The number of children in Turkey continues to fall, the latest figures by state-run Turkish Statistical Institute (TurkStat) indicates. TurkStat released its 2019 statistical report on children on Friday, ahead of April 23, which Turkey marks as International Children’s Day.
Children, aged 0-17, now make up 22.8 million of the population, or 27.5%, compared to 29.4% in 2014. A graphic accompanying the report reveals that Turkey’s image as a young country may be history in the future. The child population was 45% in 1935, in the 12th year of the fledgling Republic of Turkey, and future projections show a steady decline in the coming years. It is estimated that their share of the general population will fall to 27% at the centenary of the Republic and by the end of this century, it will fall further to 19%. Still, Turkey fares well compared to European countries in which the child population’s proportion is 18.6% on average.
The government strives to promote having more children among families with a string of regulations, from longer maternity leaves to incentives for working women who put off plans to have children in pursuit of a career.
"One will grow up alone, and two will be rivals, so have at least three," President Recep Tayyip Erdoğan is known to tell newlywed couples on every occasion. A decline in fertility and an increase in longevity thanks to better health care options are among factors for the shrinking child population.
Turkey’s southeastern region, which boasts a smaller elderly population, dominates the statistics with the highest child population. In Şanlıurfa province, the percentage of the child population was 45.8% and it is followed by Şırnak and Ağrı. The lowest child population was in Tunceli province with 17.1% and it is followed by Edirne and Kırklareli.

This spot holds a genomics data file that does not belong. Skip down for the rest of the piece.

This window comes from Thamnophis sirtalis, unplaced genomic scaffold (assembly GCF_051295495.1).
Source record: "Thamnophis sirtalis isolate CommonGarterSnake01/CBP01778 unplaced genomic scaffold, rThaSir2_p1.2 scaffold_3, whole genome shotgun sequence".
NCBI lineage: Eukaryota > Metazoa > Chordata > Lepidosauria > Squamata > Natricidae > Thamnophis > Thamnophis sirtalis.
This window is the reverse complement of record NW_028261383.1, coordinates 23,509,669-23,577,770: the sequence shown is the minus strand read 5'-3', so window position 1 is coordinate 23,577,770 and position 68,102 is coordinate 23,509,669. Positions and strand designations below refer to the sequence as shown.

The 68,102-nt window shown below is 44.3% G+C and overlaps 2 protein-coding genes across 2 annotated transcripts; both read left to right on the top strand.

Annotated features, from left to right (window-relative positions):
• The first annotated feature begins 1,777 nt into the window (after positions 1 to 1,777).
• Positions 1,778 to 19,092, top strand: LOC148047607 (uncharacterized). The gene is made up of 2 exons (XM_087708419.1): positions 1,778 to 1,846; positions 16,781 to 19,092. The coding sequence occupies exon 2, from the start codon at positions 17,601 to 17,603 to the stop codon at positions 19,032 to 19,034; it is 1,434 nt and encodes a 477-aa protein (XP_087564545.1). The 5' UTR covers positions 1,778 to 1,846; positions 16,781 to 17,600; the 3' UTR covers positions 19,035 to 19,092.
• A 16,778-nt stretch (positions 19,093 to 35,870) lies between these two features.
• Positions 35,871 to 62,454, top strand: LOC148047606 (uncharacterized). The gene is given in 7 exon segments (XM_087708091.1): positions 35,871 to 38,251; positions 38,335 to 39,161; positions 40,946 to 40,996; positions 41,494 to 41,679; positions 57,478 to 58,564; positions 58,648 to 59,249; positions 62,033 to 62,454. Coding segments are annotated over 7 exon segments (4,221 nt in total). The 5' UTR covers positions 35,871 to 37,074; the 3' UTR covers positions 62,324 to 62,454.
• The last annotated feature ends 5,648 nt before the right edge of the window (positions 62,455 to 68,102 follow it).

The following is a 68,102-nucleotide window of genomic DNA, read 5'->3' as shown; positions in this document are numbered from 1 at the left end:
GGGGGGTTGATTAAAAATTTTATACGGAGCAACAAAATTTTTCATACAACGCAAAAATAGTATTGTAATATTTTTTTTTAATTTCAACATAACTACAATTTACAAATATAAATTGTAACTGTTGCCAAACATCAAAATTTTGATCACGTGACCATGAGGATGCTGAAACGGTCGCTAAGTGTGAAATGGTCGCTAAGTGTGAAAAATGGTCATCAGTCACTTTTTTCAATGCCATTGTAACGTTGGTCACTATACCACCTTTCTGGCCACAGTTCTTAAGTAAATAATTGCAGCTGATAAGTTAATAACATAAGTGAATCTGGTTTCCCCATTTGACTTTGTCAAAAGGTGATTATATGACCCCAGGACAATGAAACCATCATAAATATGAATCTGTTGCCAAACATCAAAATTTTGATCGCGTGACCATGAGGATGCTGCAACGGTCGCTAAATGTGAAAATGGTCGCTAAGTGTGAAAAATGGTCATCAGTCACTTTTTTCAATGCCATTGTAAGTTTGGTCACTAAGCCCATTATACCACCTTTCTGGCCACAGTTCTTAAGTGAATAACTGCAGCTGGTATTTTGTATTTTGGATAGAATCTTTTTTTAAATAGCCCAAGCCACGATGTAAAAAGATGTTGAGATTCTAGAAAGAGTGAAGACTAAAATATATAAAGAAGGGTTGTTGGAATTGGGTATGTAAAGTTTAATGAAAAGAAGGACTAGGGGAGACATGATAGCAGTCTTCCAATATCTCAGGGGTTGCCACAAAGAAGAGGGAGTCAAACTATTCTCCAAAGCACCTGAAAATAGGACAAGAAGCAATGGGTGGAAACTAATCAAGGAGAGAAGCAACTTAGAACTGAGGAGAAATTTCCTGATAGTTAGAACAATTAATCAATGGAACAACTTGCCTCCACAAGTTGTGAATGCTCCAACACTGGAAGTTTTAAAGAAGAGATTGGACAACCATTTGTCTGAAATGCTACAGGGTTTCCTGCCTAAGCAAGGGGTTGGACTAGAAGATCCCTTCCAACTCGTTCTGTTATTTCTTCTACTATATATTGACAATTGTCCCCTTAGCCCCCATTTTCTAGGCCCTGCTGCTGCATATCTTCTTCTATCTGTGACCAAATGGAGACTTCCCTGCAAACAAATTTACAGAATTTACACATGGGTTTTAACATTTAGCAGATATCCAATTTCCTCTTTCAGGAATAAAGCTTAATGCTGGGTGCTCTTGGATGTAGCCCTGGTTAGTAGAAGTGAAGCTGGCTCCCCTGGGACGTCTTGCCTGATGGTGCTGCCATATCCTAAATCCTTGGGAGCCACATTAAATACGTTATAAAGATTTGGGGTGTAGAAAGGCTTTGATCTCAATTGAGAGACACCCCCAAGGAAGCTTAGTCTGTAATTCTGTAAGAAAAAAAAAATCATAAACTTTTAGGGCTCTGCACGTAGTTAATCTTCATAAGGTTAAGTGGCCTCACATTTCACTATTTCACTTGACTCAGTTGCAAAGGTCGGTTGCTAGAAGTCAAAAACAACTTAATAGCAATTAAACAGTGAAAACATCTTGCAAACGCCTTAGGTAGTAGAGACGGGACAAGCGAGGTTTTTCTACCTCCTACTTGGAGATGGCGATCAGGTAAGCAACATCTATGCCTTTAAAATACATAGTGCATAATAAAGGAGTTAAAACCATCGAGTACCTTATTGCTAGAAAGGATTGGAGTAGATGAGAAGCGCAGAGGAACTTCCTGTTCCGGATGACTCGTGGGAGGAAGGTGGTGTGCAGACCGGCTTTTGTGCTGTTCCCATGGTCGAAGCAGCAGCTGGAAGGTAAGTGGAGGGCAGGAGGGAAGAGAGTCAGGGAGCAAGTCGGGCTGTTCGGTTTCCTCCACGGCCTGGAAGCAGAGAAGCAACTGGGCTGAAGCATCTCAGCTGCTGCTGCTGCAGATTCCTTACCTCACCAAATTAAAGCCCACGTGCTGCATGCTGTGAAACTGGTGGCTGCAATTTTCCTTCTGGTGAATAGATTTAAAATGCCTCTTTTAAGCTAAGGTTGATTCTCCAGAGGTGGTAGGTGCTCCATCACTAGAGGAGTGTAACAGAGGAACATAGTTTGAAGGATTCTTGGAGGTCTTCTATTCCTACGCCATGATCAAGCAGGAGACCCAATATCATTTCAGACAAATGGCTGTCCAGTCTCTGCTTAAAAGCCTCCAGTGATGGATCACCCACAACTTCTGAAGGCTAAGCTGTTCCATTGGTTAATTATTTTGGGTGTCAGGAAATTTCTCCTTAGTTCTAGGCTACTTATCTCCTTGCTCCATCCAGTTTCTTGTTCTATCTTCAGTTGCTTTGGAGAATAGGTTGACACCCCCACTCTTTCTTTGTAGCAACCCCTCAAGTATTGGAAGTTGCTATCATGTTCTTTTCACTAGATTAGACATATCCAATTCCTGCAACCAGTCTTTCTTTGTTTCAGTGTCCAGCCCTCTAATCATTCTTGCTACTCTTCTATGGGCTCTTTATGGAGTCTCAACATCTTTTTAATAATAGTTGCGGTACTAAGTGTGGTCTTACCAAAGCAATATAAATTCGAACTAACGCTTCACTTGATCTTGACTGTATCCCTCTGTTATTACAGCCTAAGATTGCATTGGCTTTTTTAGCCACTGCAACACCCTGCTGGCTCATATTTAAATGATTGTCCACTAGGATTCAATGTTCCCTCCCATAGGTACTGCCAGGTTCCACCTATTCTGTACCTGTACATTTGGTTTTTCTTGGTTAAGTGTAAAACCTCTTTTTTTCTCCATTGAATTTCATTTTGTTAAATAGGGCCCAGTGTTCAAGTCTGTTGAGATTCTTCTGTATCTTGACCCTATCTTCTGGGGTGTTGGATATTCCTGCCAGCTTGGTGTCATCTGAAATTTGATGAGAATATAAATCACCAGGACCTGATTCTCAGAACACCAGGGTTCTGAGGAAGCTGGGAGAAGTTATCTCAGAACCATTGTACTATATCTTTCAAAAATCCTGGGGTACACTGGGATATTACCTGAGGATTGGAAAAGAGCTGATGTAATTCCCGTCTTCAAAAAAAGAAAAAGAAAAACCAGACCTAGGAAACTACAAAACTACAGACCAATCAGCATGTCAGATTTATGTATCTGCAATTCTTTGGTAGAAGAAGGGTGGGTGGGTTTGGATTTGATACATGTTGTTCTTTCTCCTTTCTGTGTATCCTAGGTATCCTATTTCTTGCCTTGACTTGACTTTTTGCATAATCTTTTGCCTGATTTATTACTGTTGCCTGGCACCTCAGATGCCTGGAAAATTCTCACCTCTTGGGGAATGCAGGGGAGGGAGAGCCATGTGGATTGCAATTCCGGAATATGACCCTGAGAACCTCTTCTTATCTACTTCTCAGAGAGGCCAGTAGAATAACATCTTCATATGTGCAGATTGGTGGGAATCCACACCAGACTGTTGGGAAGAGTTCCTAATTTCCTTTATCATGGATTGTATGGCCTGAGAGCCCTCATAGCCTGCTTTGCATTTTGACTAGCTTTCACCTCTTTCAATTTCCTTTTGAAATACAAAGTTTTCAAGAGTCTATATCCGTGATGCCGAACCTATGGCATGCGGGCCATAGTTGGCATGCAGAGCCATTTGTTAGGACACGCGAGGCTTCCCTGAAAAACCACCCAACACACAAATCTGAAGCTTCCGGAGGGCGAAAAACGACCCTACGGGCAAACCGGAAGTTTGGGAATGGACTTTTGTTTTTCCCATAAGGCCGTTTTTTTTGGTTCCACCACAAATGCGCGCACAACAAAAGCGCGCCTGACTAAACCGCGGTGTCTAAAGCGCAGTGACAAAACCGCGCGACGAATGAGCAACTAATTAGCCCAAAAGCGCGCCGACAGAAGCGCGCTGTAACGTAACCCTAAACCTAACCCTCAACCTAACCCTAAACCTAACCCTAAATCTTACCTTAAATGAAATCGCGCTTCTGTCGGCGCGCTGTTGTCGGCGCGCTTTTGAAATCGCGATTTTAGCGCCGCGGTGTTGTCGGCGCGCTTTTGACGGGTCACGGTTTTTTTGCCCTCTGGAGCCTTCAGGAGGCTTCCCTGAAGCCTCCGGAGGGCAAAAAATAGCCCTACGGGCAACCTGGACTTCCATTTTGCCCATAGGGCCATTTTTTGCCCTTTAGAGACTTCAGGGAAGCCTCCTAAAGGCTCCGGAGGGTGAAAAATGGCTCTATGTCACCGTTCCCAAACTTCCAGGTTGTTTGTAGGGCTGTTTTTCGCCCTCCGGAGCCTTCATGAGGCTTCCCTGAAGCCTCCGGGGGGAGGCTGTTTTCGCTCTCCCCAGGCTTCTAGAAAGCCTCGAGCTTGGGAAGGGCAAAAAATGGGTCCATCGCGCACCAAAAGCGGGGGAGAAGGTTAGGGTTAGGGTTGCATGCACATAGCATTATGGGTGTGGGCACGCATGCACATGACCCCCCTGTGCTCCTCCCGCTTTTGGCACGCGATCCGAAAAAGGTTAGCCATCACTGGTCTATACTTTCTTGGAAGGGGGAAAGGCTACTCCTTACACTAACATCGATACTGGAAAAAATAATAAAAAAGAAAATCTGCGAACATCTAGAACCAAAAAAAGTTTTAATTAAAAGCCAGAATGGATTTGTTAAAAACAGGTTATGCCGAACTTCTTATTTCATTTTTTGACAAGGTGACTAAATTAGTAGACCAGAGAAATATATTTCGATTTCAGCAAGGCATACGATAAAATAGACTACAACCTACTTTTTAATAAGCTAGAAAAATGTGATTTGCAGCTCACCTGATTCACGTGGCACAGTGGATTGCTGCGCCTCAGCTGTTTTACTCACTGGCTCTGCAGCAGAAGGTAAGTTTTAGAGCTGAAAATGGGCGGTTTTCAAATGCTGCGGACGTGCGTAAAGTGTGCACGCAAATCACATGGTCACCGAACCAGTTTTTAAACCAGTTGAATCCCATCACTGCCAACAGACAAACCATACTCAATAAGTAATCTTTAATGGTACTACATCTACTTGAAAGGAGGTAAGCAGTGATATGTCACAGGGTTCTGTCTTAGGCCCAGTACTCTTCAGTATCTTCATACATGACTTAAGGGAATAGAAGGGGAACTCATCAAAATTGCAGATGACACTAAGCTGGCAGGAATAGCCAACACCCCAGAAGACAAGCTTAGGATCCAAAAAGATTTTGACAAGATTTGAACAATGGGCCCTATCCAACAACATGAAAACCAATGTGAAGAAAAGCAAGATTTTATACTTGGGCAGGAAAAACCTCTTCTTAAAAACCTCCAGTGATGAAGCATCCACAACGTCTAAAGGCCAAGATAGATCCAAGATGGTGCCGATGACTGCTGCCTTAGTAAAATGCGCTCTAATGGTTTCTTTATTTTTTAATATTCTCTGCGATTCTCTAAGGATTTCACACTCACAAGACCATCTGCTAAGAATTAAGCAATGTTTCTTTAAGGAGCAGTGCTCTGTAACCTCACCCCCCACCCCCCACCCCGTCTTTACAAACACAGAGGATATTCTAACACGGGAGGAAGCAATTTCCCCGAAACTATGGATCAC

Statistics also show a dire trend in births. One out of every two babies is delivered by C-section, a figure that worries health authorities seeking to promote natural births.
Another concerning figure is the number of working children. TurkStat says the number of children “engaged in economic activities” was 720,000 as of 2019, and 65.7% of working children also continued their education.
The newest statistics also delve into the most popular names for boys and girls. The most popular names for boys were Yusuf, Eymen and Miraç in 2019, while Zeynep, Elif and Defne were the top names for girls. Yusuf is a prophet cited in the Quran and other holy scriptures. Zeynep is the name of Prophet Muhammad’s daughter.
On health problems children faced, TurkStat says obesity is common among boys. The prevalence of obesity due to malnutrition for children under 5 was 9.3% for boys and 6.8% for girls.